My World Cup 2010 Marketing wrap-up

Hi everyone,
The first World Cup on the African soil is over. It was a fantastic World Cup, and South Africa can be proud to pull off such a great performance! On a sport point of view, the team that was playing the best football won. It was a pleasure to watch the likes of Xavi, Iniesta, Pedro, Villa playing together as a team. The Dutch did not play football. De Jong could be featured in the next Karaté kid movie with Jackie Chan, and I wonder how Van Bommel did not have a red card. I said on Twitter that he represents everything I hate in football. I stick to this judgement. Anyways, football marketing-wise, I would like to share with you a wrap-up article of the 2010 FIFA World Cup South Africa. Enjoy!

2010 FIFA World Cup Awards

adidas Golden Ball: Diego Forlan

adidas Golden boot: Thomas Müller (5 goals, 3 assists)

adidas Golden glove: Iker Cassillas

FIFA Fair Play award: Spain

World Cup Final man of the Match: Andres Iniesta

Best young player award: Thomas Müller

The 3 big are still…..big

adidas, Nike and Puma sent the message to the World that they are and will remain credible football brands. The 3-stripes sponsored 12 Federations in South Africa, when Nike and Puma were the kit manufacturers of respectively 9 and 7 Federations. The semi finals outlined this fact with Uruguay (Puma), Germany (adidas), Spain (adidas) and The Netherlands (Nike). They all sponsored key players that did shine for some and did not shine for others.

Immense activities of the World Cup sponsors and partners

My take is very simple: Without sponsors, there is no World Cup. Not only the $$$ they invest is significant, but they have come up with great marketing activations. They were at the front of the scene and strongly occupied the marketing space. Some activations in a nutshell:

adidas with the official matchball (regardless of the controversy), the F-50 adizero campaign, the launch of  the Jo’bulani, the World Cup final matchball. Coca-Cola launched the World Cup Trophy Tour which was a tremendous success, McDonalds kicked off the McDonalds player escort programme which will give 1,408 children from a total of 47 different countries, the chance to walk hand-in-hand onto the pitch with a player. Emirates flight attendants were handing out the gold/silver/bronze medals. Hyundai/Kia bus slogan is one of my favourite activation as it strongly engaged with the football fans.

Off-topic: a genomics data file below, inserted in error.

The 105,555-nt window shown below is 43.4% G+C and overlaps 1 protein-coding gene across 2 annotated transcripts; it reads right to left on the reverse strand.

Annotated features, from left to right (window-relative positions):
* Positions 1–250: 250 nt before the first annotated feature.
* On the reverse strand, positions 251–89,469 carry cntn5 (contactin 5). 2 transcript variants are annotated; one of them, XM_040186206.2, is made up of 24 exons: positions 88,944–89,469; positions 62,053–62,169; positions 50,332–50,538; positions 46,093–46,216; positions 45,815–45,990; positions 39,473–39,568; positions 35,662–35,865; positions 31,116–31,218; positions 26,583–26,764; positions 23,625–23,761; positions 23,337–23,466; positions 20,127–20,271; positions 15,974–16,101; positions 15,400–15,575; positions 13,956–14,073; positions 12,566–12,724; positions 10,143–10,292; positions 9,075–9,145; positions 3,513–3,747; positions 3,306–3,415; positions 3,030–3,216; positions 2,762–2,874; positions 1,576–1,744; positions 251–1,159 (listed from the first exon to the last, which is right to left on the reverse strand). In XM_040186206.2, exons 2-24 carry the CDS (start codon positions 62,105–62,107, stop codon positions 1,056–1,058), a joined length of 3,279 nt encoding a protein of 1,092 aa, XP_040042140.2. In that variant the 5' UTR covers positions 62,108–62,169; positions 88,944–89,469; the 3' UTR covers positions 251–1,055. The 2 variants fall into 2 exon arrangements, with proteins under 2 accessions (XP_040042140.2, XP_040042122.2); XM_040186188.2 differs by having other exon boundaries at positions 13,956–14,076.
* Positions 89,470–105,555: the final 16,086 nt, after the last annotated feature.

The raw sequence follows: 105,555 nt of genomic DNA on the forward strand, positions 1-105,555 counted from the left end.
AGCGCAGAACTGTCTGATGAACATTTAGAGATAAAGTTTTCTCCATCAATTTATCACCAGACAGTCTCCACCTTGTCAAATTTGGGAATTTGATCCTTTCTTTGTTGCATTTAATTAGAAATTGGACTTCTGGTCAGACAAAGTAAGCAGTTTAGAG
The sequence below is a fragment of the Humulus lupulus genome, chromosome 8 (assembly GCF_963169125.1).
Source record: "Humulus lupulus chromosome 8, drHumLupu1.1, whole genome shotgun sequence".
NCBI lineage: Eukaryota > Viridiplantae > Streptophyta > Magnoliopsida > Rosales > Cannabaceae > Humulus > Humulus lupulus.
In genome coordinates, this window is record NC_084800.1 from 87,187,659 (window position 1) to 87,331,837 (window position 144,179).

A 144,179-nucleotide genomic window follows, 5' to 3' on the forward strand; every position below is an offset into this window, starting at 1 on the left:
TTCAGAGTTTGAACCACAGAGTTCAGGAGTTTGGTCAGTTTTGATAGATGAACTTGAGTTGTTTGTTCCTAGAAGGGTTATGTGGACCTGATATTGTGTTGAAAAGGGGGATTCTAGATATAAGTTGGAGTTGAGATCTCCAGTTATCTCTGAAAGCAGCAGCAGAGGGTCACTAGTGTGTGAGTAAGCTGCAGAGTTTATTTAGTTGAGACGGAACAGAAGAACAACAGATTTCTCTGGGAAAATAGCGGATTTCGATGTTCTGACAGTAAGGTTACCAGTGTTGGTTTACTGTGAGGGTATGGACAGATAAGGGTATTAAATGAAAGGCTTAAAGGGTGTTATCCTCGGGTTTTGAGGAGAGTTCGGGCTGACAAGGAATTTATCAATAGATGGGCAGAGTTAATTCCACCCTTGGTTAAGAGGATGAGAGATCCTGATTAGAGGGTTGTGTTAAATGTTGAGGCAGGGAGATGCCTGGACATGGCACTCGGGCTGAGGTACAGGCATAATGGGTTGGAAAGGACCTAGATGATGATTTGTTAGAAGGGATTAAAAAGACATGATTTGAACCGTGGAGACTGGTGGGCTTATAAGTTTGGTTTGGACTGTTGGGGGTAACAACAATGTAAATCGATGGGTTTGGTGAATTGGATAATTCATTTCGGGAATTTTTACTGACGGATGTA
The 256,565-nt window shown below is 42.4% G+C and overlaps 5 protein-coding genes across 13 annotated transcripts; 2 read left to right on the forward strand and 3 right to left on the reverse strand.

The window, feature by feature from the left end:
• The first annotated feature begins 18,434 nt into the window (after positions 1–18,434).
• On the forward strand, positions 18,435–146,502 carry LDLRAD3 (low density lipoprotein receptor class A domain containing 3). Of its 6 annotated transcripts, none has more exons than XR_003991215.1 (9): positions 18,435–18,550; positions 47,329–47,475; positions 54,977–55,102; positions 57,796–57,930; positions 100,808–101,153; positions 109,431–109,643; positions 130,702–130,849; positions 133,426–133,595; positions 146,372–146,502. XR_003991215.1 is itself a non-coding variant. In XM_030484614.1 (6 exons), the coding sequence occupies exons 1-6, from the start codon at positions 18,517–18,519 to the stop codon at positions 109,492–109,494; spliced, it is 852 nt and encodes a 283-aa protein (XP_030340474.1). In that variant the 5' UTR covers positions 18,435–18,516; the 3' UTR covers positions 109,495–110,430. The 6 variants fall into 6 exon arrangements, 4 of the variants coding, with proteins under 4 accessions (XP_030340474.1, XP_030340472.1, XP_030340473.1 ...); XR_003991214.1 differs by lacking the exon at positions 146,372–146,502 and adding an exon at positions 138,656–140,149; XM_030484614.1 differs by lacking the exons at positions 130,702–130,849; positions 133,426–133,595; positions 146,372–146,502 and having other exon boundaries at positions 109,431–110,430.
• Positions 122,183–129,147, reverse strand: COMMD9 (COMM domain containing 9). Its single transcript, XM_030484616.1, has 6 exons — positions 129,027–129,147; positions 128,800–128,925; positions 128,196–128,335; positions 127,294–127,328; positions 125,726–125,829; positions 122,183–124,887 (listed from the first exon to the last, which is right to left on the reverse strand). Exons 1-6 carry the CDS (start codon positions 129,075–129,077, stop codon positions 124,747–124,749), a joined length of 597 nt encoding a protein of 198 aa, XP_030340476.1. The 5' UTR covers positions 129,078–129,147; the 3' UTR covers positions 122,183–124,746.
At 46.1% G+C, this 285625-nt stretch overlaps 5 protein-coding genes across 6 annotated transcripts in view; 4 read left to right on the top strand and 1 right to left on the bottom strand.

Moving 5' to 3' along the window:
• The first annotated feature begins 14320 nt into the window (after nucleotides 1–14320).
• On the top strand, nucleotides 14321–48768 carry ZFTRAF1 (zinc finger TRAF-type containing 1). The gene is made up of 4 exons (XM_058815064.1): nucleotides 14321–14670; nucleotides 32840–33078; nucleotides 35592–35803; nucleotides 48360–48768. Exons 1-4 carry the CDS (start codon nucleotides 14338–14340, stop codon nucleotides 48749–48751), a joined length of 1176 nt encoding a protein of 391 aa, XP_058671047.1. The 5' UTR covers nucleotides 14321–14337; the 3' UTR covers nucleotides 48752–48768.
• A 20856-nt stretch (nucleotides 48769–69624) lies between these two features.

According to a Nielsen Company survey, World Cup sponsors are clearly linked to the event in consumers mind. Great return on investment right there!

Non World Cup sponsors have not been sleeping

The Nielsen Company carried out a survey on the first 2 before World Cup starts. Nike, mainly thanks to the “write the future” campaign was identified as a World Cup sponsor or partner. This fact changed post World Cup, as adidas took the lead by being acknowledged as the World Cup sponsor in consumer’s minds.

I make a big difference between ambush marketing and good marketing integration. Non World Cup sponsors such as Puma or Nike are sponsoring football Federations, key players and are involved in several football marketing programmes. They are therefore credible football brands. They do utilise their football assets during big football events such as World Cup and Champions League. As far as I am concerned, this is not ambush marketing, but good marketing integration. I would differ a bit for Pepsi or Carlsberg that are using football players to tap into the sport, but are not succeeding to be considered as football brands (yet).